However, there is a positive development in hotel training in Vietnam. Beyond the big names in schools like Vatel there are some smaller schools that are working to train young people who would normally not have access to education and stable career paths. STREETS International teaches kids from the streets how to work in the culinary and service industry. Their students are then placed in 4-5-star hotels. KOTO, which stands for Know One Teach One, is a social enterprise that also helps disadvantaged youth succeed in the hospitality sector.

How to Deal with Waste Management

Both Hotel des Arts and Sofitel are part of the AccorHotels Group, which has the biggest footprint in hospitality in Vietnam. Some of the group’s current holdings include Novotel, Ibis, Mercure, and Pullman, while more Accor properties are being planned. There are already 30 Accor hotels in Vietnam, with 15 more soon to come, Gagnon shared. And what all these properties have in common is the focus on sustainability. The GMs agreed that waste management is a trend that should be implemented industry-wide.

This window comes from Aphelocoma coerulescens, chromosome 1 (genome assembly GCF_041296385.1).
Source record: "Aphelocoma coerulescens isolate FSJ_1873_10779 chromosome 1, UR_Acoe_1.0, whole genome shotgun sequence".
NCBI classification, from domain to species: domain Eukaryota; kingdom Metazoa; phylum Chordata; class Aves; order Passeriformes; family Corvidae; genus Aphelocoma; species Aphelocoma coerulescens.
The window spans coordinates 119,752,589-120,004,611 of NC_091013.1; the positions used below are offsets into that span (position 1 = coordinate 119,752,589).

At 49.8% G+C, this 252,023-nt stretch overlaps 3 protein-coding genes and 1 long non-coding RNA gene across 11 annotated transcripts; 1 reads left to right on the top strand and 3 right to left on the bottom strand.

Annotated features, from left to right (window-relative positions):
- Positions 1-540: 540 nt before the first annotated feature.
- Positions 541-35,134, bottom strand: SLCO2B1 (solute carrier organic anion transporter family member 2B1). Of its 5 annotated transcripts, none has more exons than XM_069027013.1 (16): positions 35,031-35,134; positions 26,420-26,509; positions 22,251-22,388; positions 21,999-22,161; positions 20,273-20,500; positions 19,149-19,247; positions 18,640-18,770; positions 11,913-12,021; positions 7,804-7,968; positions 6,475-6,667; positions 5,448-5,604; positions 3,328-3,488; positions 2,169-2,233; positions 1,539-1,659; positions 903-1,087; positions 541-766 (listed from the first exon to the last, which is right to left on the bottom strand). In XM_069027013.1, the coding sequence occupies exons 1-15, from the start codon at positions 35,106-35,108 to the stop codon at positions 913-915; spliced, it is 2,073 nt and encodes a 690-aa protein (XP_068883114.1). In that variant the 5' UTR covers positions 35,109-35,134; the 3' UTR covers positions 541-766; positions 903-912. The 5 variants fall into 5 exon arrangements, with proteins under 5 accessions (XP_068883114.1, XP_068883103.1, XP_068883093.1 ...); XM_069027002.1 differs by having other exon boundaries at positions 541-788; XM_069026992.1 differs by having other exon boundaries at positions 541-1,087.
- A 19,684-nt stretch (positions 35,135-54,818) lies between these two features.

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The AccorHotels has put into effect a program called Planet 21 which aims to make the hotels more eco-friendly.

There is an enormous amount of waste in the food and beverage portion of the industry. The Hotel des Arts follows a program created by Winnow Solutions, which weighs each amount of food that is not consumed in order to create a running tally of what is consistently being wasted. Chefs can then gear their menus towards sustainability.

“Customers need to understand that quantity doesn’t always rhyme with quality”, Gagnon said. “Some guests do not understand this approach. They want kilometres of food and mountains of abundance. But the Hotel des Arts is not the place for this type of consumption. We’re about filling the garbage as little as possible.”

Wicker offers this word of advice to the hospitality industry: “Don’t reinvent the wheel—follow, copy, adapt to similar plans that have succeeded in Thailand, Singapore and Malaysia.”

And for locations like Phu Quoc and Nha Trang, which risk sharp growth followed by a tourism burn-out, Gagnon and Revy agree that the hotels, competitors or not, need to band together along with the local authorities and NGOs to create a reasonable growth plan.

As Gagnon put it, “The beauty of the country is easy to break. And if you break it, you break the ‘golden goose’ for everyone. A sustainable approach to the environmental impact is not optional.”